And please consider when I tell you that our minds are already connected to the internet: we have an interface where we still retain some control, and we become annoyed every time that control is violated. We have a (possibly unwarranted) trust that our use of the internet won't be exploited, that we will remain in control of our experience, that we use the sites on the internet (instead of the other way around, and they use us). Notice the things we become angry about during internet use: "I didn't click on that and still another window opened." "They tracked what I was looking for, and now ads are following me around." "They wouldn't let me play the game unless I shared information about my friends, or shared personal information about myself." "The content is free so they force me to watch an ad." "They search the content of my personal mailbox to determine what ads to show." We become angry when our trust is violated. But did anyone actually promise us they would never do those things? So we can be hacked, and currently we have a thin layer of virus protection in between us and the internet: the people who would control us still have to bypass our BS filters (pardon my language), and/or our moral compasses. Those are disturbingly easy to bypass with one-sided presentation or emotional dramatizations. I also believe that many people have already become addicted to the fear or rage that was introduced to bypass their filters; more on that shortly.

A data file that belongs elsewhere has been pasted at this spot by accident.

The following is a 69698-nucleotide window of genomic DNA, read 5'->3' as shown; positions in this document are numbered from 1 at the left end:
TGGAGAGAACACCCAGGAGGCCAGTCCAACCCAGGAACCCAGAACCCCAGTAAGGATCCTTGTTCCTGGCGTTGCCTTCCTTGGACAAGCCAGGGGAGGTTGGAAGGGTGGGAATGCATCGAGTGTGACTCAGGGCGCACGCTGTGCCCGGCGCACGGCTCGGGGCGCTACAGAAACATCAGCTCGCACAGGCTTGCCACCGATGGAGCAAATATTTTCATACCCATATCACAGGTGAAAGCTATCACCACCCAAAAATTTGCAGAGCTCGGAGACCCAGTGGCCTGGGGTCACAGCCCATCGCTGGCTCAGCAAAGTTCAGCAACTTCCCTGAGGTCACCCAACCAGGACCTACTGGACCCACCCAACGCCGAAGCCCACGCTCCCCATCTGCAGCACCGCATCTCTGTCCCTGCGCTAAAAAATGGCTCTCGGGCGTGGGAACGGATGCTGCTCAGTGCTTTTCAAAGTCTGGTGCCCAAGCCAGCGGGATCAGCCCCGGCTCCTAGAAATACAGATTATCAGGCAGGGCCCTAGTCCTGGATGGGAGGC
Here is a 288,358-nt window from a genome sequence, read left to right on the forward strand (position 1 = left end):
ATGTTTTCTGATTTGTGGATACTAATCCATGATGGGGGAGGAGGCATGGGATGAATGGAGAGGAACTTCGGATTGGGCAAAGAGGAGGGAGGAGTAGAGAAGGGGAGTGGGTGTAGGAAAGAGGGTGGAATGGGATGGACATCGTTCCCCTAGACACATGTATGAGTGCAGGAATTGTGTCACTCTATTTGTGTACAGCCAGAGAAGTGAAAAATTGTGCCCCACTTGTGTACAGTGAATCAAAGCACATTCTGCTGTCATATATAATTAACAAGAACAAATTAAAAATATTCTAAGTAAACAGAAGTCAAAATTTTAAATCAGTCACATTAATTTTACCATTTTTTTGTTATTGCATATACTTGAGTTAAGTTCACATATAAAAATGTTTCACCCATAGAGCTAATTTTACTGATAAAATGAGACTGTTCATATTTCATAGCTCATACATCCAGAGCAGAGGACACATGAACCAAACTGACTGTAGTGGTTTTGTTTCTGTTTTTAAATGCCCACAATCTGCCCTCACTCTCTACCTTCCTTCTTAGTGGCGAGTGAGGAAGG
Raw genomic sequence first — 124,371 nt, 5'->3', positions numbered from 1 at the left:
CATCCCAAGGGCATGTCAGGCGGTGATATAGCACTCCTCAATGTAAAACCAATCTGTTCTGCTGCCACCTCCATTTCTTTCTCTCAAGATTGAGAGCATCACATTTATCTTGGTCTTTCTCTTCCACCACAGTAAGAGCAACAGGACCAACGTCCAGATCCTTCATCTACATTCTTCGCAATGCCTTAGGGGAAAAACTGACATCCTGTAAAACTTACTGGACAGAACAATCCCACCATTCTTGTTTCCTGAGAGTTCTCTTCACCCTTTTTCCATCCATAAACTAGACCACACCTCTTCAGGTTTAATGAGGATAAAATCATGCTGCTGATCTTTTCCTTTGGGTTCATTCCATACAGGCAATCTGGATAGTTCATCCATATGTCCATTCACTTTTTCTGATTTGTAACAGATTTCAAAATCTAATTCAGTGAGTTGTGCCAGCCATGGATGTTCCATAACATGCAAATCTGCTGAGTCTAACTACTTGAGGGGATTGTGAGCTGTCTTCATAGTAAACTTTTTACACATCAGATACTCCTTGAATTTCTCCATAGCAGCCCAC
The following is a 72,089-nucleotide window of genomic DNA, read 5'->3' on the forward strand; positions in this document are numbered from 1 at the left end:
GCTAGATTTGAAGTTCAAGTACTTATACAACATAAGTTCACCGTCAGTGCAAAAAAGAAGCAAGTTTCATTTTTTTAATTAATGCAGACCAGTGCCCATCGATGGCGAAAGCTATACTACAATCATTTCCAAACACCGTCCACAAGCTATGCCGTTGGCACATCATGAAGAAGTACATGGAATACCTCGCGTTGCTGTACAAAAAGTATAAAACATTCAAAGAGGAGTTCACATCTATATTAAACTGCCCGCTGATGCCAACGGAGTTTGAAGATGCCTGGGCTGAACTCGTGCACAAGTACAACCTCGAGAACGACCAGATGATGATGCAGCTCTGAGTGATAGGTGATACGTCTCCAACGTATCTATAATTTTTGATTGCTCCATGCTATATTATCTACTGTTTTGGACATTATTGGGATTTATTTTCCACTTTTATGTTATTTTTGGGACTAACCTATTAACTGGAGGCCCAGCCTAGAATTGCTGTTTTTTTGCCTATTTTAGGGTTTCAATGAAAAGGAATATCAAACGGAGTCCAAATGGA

First a word on ads and propaganda: Not only is it possible to be hacked, but I don't think it's too unusual to be hacked. It's what propaganda exists for, and there's lots of it on the internet. Advertisements are explicitly designed to hack us. So are a disturbing number of news/opinion pieces, and more than a few "morality-play" themed dramas. "Important" drama with a "message" is a sympathetic way of talking about propaganda. And not all the messages are bad, but we may find ourselves being played emotionally, less able to judge whether there was bad mixed in with something good. If we walk away from a presentation with complete certainty that we should dislike the same people that the presenter dislikes, and with the belief that our new intensity of dislike is more than simply reasonable, in fact it's the only reasonable thing, because they just showed us why ... Er, we've been hacked. I can't remember the last time I saw a news show on either side of the political aisle that was something other than an infomercial for its producers' point-of-view, with its facts and presentation all pre-filtered to leave the consumer with only one rational choice based on that subset of reality. Shows of that nature generally try to plant distrust for information coming from the other side, as a safeguard ... which prevents their faithful viewers from getting a healthy perspective-check. A noticeable number of TV shows or movies are infomercials for or against certain viewpoints, a crafted blend of narrative and propaganda/advertising that is designed to manipulate the viewers into certain likes and dislikes, certain points of view. We're being sold a worldview.